“Homeopathic.” It is, perhaps, the most incorrectly used word in all of “natural” medicine. It has long been a catch-all term to describe anything that falls outside the margins of mainstream medicine–especially herbal medicine.
So What Is Homeopathy, Exactly?
Homeopathy, or homeopathic medicine, is a system of healing that was developed in Germany by a physician named Samuel Hahnemann. Hahnemann reportedly came to believe that certain common practices, like bloodletting, did more harm than good. He left medicine after only a few years and began working as a translator specializing in medical texts.
Through this work he began to study herbs and other substances that were capable of producing dramatic symptoms in the body. He theorized that if a substance produced a certain set of symptoms in a healthy person, that same substance might be used to treat a disease that also caused those symptoms. One of Hahnemann’s earliest “discoveries” was cinchona bark, which made Hahnemann felel feverish, as though he was suffering from malaria. That meant, Hahnemann taught, that cinchona could be used to treat malaria. He described his theory as, “Like cures like,” and based his new medical system around it.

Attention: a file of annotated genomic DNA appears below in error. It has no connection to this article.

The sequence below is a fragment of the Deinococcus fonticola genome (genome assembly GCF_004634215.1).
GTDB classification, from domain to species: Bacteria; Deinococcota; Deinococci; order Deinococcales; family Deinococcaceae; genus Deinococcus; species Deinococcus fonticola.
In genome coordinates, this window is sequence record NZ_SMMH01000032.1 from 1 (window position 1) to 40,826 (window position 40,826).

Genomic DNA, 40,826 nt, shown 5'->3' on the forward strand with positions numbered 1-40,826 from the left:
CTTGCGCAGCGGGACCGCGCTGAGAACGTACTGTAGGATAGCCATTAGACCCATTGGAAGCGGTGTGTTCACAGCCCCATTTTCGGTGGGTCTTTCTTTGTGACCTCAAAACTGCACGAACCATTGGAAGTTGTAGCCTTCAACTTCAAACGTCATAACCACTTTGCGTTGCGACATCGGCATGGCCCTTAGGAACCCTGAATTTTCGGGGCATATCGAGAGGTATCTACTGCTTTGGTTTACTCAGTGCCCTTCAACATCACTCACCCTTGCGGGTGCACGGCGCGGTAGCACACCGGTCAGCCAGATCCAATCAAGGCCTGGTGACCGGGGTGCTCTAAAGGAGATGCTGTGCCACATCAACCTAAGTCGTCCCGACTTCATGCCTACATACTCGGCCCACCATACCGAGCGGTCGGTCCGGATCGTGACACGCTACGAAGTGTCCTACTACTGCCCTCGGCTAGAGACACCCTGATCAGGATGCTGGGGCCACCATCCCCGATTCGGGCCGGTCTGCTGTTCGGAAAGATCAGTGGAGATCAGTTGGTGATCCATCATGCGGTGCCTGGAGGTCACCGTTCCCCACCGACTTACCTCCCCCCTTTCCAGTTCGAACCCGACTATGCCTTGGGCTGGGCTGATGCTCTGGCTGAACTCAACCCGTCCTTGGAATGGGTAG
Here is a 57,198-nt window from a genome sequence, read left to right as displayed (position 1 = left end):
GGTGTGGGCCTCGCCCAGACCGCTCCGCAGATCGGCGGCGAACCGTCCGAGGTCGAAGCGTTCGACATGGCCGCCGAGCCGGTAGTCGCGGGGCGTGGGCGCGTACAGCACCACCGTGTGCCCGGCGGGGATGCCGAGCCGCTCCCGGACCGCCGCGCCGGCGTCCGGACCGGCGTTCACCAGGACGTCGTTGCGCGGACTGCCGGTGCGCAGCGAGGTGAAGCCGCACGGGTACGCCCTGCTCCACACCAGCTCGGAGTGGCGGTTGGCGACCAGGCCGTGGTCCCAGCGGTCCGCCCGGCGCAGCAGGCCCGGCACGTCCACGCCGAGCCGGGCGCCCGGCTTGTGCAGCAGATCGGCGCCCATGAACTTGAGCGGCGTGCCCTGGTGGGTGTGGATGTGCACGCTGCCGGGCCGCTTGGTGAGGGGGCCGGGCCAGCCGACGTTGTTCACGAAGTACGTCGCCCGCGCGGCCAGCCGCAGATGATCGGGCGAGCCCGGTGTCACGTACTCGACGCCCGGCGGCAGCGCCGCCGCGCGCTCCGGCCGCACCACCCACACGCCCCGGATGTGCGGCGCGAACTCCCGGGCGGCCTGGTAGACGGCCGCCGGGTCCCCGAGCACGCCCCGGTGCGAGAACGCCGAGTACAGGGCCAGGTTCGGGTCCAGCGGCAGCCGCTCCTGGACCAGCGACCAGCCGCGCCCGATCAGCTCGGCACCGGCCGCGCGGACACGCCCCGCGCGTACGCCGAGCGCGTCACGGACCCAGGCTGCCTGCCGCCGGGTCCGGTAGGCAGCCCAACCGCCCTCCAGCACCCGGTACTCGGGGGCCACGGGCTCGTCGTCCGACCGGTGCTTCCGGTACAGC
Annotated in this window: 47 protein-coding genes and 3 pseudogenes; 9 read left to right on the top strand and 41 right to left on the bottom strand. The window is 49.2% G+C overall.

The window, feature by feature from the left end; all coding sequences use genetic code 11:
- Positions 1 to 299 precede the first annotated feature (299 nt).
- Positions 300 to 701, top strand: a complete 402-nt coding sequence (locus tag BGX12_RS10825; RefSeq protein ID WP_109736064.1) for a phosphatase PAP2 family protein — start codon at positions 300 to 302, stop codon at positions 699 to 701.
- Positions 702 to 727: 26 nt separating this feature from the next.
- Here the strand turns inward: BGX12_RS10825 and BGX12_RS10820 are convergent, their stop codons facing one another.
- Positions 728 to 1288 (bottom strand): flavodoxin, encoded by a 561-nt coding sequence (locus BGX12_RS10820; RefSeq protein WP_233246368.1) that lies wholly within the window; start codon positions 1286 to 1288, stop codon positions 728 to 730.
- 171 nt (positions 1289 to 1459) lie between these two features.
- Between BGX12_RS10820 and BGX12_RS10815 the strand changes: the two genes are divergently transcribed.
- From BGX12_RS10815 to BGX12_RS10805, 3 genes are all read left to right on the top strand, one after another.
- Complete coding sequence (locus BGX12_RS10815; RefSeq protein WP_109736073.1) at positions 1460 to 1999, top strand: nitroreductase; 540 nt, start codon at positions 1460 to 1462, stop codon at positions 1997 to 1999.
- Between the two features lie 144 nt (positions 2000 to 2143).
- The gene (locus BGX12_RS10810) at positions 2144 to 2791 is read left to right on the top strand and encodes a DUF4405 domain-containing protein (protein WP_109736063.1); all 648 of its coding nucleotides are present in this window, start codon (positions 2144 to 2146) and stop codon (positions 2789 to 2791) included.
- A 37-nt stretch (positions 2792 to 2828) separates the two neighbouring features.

To get around the problem of toxicity, Hahnemann began to experiment with extremely dilute remedies and settled on the idea that the more dilute a substance was, the more effective it would become. Today, we know that some of those dilutions are actually so dilute that some doses of the remedy cannot contain even a single molecule of the active ingredient.
So What’s Wrong With Calling Herbs “Homeopathic”?
The point of Hahnemann’s work was to use the smallest dose possible. Yet the point of most herbal remedies is to extract the most out of every plant. Herbal “teas”, for example, are covered while they’re steeped to capture the precious volatile organic compounds that would otherwise be lost as the steam carried them away. And while you may sweeten a bitter herbal tea to get it down, you probably won’t be diluting a hundred or a thousand times.
Also, some “natural” therapies have no herbs in them at all. Massage, acupuncture, reflexology, iridology, reiki, crystal healing . . . those modalities work just fine without any plant materials.
That’s why lumping all “alternative” medicines together as “homeopathic” is wrong.
Some “natural” words, like “holistic” and “natural” can be (and frequently are) used loosely but “homeopathic medicine” means something very specific.
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